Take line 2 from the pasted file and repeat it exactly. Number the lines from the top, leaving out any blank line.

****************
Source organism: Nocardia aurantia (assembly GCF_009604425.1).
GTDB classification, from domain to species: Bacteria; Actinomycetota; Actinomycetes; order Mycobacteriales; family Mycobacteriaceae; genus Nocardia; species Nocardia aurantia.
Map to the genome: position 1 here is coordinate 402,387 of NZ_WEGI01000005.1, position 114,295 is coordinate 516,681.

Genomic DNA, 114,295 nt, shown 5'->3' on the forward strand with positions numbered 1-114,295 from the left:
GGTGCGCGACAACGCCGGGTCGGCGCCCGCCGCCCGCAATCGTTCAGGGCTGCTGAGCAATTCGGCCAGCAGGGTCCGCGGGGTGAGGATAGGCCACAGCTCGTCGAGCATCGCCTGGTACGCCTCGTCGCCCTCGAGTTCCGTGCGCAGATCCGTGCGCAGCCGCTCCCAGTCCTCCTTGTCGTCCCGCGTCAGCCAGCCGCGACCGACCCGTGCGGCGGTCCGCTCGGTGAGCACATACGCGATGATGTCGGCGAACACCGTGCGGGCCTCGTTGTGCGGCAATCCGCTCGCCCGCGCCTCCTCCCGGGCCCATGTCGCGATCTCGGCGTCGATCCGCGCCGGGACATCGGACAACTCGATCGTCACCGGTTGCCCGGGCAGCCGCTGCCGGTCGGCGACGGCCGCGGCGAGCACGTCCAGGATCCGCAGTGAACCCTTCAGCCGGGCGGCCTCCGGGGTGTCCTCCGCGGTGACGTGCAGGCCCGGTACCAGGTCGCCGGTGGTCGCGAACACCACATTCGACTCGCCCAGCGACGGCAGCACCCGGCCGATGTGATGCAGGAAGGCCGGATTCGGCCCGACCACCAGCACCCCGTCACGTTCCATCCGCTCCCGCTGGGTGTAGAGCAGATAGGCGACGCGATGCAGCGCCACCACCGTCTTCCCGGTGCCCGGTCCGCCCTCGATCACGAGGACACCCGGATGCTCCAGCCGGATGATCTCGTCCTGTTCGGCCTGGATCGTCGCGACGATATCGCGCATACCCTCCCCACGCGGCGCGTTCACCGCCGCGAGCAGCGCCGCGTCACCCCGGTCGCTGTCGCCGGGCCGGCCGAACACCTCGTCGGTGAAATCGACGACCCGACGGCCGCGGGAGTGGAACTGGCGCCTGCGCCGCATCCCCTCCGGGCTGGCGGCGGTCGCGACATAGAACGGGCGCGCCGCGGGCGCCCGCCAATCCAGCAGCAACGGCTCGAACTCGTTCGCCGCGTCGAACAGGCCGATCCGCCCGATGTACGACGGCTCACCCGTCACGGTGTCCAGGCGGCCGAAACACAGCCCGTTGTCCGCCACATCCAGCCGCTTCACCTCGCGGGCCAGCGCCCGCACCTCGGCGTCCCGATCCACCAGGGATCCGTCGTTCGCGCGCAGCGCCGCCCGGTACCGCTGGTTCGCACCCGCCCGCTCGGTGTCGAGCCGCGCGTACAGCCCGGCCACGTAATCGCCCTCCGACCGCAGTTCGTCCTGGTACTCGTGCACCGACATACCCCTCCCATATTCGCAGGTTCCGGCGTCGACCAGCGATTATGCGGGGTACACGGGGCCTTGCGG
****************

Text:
GTDB classification, from domain to species: Bacteria; Actinomycetota; Actinomycetes; order Mycobacteriales; family Mycobacteriaceae; genus Nocardia; species Nocardia aurantia.